I think that first of all, her work is very diverse. It is very intellectual, but also quite manual in a certain way. It involves skills, so it is a perfect example of what I call ‘great Southeast Asian art.’ Where the human touch is still very important. It is not the same in Western art, if you look at Jeff Koons, all his works are produced in factories. Here in Southeast Asia you still have the manual element that I find extremely important, and that is a plus point for Southeast Asian art.

In the case of Donna Ong, I might add that she is also active in different media, and that always appeals a lot to me. To see an artist who is able to express himself or herself in sculpture, in video, or in installation works, I think it is a very strong element. And that will encourage me to collect the artist. 

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Donna Ong, Cocoon (The Garden of the Waiting Virgins), 2012, Old wooden cabinet with cut-out paper figures and vegetation, sewing machine table, old standing lamps, framed paintings

 

I believe you recently acquired a Jeremy Sharma work and I think this is perhaps an interesting way to ask you about abstract art in Southeast Asia. 

There has been a lot, mind you, if you look very well it has been very present in Indonesia, the Philippines, in Vietnam. But somehow it has been overlooked because the collectors were not keen to collect abstract art. It is coming back very strongly worldwide, and this is one of the reasons why a lot of artists are going back to that direction. What is important is that abstract art is not merely form now, there are a lot of elements that go into it. There might be conceptual elements, as in the case of Jeremy Sharma, there might be visual elements that are added on. There might be technical elements, the way to construct the canvas, and also the painting process that has changed. Those are elements that add to the value of the artwork. And that makes an abstract painting totally different from what it used to be. 

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Jeremy Sharma, Io, 2015, Blue Pigment and Cast Polyurethane Foam, robotic milled

Can we take a look at the works by Cambodian artist Sopheap Pich and Thai artist Pinaree Sanpitak in your collection? They have become standout artists from Cambodia and Thailand in international terms and you collected them early on. 

Well, Sopheap is a standout artist in the sense that he is the first one to have made it to the West, because he has lived in the United States for a long time. But that doesn’t mean that he is the best artist, he happens to be the first one to break through. Now there are a lot of good artists in Cambodia, and I collect them. Sopheap is a fairly classical artist, in the sense that he takes themes that are really linked to Cambodian history, he takes raw materials that are local, he works with local craftsmen and has assistants who help him to produce the artworks. So there are many elements, because there is the historical element, the conceptual element that is related to what is happening in his country, and there is the social element because they work together as a team. I think these are values that I really love a lot.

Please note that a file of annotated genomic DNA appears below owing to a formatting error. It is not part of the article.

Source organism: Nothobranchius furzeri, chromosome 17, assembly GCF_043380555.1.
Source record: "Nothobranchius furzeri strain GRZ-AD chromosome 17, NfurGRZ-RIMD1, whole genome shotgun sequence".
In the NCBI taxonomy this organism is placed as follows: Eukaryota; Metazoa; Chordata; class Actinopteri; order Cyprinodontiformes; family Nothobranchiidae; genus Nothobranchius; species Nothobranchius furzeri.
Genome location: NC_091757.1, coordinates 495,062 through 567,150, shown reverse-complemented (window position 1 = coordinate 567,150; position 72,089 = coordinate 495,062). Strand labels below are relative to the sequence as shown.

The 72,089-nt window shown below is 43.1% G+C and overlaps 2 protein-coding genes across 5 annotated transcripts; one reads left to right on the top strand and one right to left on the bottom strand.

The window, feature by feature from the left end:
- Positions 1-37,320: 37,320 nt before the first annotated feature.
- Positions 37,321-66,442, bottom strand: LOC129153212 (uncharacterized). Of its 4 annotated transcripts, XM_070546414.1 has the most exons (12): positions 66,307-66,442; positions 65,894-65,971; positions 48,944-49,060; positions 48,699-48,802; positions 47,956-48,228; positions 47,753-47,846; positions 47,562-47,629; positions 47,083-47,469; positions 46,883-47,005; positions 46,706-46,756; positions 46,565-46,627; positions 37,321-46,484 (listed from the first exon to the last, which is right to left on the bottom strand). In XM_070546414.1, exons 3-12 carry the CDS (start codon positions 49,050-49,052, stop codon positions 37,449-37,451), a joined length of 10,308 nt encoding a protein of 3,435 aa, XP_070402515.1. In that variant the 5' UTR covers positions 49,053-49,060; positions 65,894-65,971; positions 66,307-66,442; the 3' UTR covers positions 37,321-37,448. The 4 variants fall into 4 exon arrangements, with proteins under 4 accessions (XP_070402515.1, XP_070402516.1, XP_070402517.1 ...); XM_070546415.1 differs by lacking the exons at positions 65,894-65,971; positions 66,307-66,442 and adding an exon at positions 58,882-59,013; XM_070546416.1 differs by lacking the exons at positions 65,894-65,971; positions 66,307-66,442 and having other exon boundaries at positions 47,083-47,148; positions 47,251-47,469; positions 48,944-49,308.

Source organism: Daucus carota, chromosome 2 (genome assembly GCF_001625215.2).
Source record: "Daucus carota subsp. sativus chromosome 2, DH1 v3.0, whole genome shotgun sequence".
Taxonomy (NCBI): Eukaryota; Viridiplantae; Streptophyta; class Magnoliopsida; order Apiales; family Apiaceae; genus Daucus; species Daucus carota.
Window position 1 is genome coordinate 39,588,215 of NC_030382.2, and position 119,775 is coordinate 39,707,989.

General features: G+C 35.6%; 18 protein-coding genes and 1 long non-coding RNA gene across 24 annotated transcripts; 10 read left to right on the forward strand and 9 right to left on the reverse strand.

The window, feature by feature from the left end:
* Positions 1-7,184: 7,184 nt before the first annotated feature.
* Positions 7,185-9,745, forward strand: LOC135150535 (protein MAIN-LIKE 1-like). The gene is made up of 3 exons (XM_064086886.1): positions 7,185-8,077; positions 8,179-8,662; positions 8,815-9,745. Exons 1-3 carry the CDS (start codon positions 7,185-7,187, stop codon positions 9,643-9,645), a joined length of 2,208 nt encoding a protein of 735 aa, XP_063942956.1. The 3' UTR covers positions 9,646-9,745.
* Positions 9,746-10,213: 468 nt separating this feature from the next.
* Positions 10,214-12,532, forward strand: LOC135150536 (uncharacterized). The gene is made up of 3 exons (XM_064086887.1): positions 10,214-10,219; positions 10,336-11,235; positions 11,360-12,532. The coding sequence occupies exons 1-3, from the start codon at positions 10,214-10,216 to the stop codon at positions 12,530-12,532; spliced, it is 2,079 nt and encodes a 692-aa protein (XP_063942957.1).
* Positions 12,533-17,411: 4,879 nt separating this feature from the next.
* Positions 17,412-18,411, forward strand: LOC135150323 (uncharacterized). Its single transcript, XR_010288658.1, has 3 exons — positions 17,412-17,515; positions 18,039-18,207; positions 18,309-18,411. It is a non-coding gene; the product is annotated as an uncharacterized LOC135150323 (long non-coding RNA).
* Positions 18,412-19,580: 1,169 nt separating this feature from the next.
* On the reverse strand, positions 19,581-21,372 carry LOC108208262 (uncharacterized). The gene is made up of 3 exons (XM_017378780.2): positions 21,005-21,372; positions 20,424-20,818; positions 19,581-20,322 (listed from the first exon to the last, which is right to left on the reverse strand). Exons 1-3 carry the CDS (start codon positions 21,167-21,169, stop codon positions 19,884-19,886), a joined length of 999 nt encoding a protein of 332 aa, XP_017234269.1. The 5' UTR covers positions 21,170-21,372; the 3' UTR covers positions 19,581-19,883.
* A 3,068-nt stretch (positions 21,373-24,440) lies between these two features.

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Sopheap Pich, The Raft, 2009, bamboo, rattan, wood, wire, metal bolts

Yes, and people can understand his work when they don’t come from Cambodia?

You see, this is a good question, because some people believe you have to be global, and so they hate people who have too regional or local a look in their artworks. I think that that is a mistake, it is good to be global but I believe it is very nice to see that the artist can still include some of the local elements in his artworks. In the case of Sopheap, you know there are many references to the history of art. If you look at an artist like the Italian Burri, he is a major artist from the 60s and 70s in Europe, there are a lot of similarities between his work and Sopheap. Although, he did not use so much rattan, he has used burlap and materials like that. The look and the use of the color is very similar. So then, also the structure that Sopheap is using also reminds us of architectural elements that are linked to the history of Cambodia, with all these beautiful monuments, the references to religion once in a while, to the war that took place. All these are local elements that go into his work.

You have a work from Pinaree Sanpitak in your collection, the Thai artist, please do share something about this artist and her work.